Gwangju Guide: Transportation

This post is part of the Gwangju guide.


Gwangju is a relatively small city compared with Seoul. It is quite easy and inexpensive to get around. Many of these tips apply to other cities in Korea, but I do provide some notes specific to Gwangju.


The city is well-connected by an extensive network of buses. If you type in 광주 버스 into Google maps, you can find all of the bus stops in the city. Google and Naver maps are great resources for finding bus routes from point A to point B. You can also get a bus map at most subway station information booths, but the stop names are all in Korean. Fortunately, most buses have the routes translated into English and the announcements are in English as well. If you are not confident with knowing when to get off the bus, tell or show the bus driver or a fellow passenger which your bus stop. People are kind and will help you.

Each bus ride is 1,200 won, but only 1,100 won with a transportation card and that comes with free transfers. Hanpay and Mybi are accepted, but T-money is not. You can buy bus cards in most convenience stores and you can even reload at the register. How….convenient!

Note that the first buses start around 5:30am and finish at around 10:30pm. If you want to get a free transfer, tap the card as you are leaving (get on at the front, depart from the back entrance – opposite of Japan!). You can transfer for free to another bus or subway within 30 minutes of getting off the bus.

There are three types buses:

  • Red buses are express buses that travel across the city with just a few stops. These come often (01, 06, 07, 09).
  • Yellow buses also travel far and have many local stops. They tend to come every 10-20 minutes.
  • Green buses are local buses. These buses tend to have many tops, particularly in quieter neighborhoods. and rural areas. They don’t tend to come often, perhaps every 15-30 minutes. There is a lot of variance among these buses.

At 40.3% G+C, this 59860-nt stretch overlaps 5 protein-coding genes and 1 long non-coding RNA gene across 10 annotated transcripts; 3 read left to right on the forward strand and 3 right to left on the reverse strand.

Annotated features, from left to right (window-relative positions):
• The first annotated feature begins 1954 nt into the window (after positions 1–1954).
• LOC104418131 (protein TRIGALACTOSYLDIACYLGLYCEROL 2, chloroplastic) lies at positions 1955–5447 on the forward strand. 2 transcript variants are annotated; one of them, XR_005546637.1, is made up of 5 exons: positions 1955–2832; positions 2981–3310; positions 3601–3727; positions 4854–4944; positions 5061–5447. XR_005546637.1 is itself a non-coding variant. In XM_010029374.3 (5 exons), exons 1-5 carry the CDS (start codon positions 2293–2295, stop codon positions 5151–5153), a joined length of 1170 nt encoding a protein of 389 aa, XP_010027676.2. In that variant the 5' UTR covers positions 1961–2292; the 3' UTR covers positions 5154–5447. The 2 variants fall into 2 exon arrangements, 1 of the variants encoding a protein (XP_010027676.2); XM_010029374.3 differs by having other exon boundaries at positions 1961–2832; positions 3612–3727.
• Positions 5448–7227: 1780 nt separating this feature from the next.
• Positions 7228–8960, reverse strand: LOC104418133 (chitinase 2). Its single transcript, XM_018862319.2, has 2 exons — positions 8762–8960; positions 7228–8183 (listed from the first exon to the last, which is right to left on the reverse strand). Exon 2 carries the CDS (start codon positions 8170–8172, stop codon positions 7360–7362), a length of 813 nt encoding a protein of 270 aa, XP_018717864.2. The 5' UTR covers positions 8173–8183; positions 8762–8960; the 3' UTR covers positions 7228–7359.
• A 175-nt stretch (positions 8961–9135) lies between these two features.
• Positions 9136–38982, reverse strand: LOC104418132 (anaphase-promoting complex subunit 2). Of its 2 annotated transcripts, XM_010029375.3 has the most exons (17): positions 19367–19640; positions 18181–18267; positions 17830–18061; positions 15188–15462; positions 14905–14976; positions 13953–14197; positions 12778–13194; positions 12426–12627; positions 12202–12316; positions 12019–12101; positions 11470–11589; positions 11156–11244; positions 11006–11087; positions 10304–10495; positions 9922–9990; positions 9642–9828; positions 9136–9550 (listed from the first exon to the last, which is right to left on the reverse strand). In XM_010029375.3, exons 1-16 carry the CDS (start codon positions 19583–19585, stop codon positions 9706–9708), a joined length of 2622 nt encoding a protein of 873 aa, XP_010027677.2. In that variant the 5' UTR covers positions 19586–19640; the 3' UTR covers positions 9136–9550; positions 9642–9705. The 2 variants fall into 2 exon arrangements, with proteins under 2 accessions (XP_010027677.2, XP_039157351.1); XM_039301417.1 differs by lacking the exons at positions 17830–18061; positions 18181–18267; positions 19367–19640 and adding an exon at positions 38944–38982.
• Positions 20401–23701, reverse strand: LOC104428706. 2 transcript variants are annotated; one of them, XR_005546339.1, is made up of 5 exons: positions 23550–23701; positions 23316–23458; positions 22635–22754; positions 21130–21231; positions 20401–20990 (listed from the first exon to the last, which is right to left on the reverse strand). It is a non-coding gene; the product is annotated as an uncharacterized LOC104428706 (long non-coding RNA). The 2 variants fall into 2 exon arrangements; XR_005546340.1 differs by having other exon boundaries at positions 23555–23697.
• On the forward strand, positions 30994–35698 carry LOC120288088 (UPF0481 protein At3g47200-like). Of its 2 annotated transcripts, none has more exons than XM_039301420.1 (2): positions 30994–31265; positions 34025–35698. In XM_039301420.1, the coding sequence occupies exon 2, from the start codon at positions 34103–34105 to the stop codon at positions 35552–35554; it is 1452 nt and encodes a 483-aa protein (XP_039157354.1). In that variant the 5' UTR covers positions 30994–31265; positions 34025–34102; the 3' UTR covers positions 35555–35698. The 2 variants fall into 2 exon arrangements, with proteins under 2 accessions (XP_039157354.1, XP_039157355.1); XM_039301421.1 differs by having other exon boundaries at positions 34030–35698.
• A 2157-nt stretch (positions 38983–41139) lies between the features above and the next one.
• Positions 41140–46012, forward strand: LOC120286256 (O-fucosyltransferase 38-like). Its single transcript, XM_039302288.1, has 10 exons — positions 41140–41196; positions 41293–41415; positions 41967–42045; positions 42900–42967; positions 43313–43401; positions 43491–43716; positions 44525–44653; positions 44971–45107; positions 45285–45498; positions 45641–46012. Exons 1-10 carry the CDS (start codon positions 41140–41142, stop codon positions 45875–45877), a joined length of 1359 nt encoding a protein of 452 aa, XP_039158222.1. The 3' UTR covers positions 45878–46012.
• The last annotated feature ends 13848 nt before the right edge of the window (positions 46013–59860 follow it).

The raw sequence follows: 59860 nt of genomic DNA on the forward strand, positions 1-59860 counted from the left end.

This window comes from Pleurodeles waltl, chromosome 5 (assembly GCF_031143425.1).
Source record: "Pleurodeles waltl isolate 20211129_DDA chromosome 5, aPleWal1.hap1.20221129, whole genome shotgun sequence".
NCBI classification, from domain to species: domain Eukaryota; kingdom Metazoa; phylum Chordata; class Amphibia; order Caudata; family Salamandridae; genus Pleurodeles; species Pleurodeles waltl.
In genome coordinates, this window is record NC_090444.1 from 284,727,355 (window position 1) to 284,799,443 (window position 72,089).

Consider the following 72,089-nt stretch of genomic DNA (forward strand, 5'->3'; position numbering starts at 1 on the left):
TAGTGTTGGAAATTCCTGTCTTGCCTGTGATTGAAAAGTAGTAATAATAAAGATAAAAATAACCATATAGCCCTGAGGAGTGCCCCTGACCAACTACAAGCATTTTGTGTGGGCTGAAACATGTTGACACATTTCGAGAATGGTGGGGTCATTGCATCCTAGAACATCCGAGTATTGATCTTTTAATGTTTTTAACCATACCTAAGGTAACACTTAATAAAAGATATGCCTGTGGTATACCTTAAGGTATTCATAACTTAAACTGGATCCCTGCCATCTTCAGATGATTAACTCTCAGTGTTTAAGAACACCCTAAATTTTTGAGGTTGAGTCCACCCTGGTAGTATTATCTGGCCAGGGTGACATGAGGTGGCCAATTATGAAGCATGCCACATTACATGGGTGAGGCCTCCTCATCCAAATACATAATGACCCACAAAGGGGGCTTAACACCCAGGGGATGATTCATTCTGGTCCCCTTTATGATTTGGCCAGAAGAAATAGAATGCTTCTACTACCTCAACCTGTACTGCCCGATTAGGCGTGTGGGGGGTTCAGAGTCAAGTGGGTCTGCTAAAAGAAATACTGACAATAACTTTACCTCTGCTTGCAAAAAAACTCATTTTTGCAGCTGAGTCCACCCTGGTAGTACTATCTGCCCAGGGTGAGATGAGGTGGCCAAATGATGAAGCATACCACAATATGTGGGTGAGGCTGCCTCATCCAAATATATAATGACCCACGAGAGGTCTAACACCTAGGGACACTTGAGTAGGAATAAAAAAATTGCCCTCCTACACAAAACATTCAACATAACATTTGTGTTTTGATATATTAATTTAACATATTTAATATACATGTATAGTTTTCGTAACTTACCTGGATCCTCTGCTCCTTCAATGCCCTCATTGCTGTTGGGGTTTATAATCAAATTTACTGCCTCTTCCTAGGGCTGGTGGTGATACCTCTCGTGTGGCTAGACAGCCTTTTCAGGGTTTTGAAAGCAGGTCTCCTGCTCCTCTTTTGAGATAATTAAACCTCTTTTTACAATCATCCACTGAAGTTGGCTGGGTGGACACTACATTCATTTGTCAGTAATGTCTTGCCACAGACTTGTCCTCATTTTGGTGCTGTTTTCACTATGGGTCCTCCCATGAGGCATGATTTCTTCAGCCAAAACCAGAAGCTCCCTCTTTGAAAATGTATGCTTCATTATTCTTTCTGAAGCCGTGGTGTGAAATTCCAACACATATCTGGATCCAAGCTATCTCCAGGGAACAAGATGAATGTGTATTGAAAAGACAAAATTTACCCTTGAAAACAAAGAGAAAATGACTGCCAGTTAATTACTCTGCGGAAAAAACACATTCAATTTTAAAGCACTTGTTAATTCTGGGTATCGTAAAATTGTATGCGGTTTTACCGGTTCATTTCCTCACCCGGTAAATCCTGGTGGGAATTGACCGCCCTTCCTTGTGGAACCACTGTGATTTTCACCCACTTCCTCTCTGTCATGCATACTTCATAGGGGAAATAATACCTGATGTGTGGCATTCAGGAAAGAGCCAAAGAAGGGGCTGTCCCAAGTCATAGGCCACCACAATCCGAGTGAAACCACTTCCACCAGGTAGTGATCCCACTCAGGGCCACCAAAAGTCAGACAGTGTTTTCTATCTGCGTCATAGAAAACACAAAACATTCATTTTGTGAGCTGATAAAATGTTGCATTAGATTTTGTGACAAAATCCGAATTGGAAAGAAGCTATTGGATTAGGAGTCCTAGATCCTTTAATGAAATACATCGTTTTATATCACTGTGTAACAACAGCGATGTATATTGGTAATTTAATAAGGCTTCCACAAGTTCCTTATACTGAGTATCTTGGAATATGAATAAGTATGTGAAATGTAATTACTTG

(There is also the bus 160 that goes to travels through Gwangju to neighboring city Naju as well as the 311 that travels from the bus terminal to Damyang with stops between. I’ll talk about that in another post about day trips from Gwangju.)

TIPS: If you are at a bus stop alone, flag down the bus when it comes. Sometimes, bus drivers do not stop for you unless you wave it down. When departing, be sure someone pressed the button to stop or you should do it yourself. The bus drivers won’t stop sometimes if nobody waves it down or presses the button.

HOLD ON TIGHT. You’re in for a ride.

Lines don’t exist. When the bus comes, there will be a rat race to the entrance and perhaps some blatant pushing and shoving. Don’t take it personally.


Seoul beats Gwangju in subways (both the transportation and sandwich shop). The subway (지하철 Ji-ha-cheol) map of Gwangju appears a bit… minimalist; there is only one line that runs east and west. It is not useful for most people in the city, but Gwangju is growing and there are already plans to add another line in the future. The main points of connection are the Gwangju Airport, Culture Complex (downtown), Yangdong Market, Songjeong (KTX) and Sangmu. One-way fare is 1,200 won or 1,100 with a transportation card (same as above: Hanpay or Mybi, not T-money). You can also get a free transfer to/from a bus. The subway does not connect with the bus terminal or Gwangju station.


Gwangju Subway Simplicity. Credit: UrbanRail


Exploring the neighborhoods on foot is a fine way to get around. You can take it slow, wander around, and stop as you like.  I guarantee you will run into something interesting just by wandering.